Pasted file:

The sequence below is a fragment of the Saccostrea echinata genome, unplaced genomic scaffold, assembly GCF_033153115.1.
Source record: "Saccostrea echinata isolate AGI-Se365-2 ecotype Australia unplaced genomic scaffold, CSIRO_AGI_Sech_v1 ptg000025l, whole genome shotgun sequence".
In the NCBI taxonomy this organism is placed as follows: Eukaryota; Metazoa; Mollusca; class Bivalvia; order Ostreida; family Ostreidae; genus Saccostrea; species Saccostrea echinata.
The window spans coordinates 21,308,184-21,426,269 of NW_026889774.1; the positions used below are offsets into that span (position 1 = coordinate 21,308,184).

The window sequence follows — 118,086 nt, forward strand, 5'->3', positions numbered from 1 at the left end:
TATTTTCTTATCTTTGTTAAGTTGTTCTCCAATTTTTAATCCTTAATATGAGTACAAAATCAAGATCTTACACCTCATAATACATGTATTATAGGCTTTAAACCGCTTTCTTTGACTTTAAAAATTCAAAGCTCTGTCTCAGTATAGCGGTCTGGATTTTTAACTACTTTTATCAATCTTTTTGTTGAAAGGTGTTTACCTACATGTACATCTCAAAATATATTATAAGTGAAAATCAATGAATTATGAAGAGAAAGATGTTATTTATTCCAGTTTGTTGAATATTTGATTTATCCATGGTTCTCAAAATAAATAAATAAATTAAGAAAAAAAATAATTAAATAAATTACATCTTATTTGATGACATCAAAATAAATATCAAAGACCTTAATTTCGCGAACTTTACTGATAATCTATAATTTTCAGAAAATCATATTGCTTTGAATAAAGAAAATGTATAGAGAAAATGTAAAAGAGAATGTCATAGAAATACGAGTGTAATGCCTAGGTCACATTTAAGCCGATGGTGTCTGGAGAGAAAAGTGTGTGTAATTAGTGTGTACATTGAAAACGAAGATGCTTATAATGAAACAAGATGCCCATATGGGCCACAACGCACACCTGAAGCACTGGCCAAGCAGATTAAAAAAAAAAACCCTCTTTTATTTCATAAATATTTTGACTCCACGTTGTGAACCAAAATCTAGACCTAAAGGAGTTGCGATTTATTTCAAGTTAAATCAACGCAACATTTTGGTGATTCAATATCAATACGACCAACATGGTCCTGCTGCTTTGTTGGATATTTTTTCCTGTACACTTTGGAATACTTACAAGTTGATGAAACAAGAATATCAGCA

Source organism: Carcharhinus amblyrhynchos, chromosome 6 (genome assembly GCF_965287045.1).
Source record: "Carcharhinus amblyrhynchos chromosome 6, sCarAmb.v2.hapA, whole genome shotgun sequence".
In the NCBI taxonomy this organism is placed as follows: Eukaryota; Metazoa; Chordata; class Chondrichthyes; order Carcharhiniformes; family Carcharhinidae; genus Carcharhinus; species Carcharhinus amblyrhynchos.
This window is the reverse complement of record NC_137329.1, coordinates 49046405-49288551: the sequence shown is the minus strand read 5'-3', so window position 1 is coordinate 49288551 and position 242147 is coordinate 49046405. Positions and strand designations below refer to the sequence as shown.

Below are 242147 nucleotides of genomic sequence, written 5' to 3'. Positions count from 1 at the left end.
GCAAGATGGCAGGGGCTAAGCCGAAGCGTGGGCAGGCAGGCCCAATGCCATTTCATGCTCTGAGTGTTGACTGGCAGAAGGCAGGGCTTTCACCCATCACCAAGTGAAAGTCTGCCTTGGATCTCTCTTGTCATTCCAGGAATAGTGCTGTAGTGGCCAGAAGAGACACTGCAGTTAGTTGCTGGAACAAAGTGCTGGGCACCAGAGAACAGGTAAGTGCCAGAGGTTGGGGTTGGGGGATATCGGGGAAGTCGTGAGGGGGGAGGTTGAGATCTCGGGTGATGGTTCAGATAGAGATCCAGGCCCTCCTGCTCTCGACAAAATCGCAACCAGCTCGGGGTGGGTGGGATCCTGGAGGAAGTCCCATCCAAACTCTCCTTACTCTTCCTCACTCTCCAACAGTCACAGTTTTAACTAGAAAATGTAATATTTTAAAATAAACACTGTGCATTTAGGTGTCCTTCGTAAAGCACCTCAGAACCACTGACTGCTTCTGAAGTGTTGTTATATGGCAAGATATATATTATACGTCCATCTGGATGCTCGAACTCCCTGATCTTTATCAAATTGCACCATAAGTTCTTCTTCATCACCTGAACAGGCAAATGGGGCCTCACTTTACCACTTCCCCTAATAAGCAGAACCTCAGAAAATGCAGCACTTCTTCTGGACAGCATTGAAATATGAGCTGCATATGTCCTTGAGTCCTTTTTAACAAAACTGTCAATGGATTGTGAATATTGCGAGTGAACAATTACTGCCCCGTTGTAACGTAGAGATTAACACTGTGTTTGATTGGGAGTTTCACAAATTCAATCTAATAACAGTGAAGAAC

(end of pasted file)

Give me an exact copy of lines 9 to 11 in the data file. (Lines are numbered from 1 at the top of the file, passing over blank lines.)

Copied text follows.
In the NCBI taxonomy this organism is placed as follows: Eukaryota; Metazoa; Chordata; class Chondrichthyes; order Carcharhiniformes; family Carcharhinidae; genus Carcharhinus; species Carcharhinus amblyrhynchos.
This window is the reverse complement of record NC_137329.1, coordinates 49046405-49288551: the sequence shown is the minus strand read 5'-3', so window position 1 is coordinate 49288551 and position 242147 is coordinate 49046405. Positions and strand designations below refer to the sequence as shown.

Below are 242147 nucleotides of genomic sequence, written 5' to 3'. Positions count from 1 at the left end.